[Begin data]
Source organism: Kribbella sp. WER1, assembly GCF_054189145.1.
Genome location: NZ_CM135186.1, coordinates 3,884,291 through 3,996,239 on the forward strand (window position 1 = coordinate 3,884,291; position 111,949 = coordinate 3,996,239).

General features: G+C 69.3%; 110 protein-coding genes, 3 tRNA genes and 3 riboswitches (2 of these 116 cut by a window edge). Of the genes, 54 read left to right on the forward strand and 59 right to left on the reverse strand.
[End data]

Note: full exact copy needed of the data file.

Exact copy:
Source organism: Kribbella sp. WER1, assembly GCF_054189145.1.
Genome location: NZ_CM135186.1, coordinates 3,884,291 through 3,996,239 on the forward strand (window position 1 = coordinate 3,884,291; position 111,949 = coordinate 3,996,239).

General features: G+C 69.3%; 110 protein-coding genes, 3 tRNA genes and 3 riboswitches (2 of these 116 cut by a window edge). Of the genes, 54 read left to right on the forward strand and 59 right to left on the reverse strand.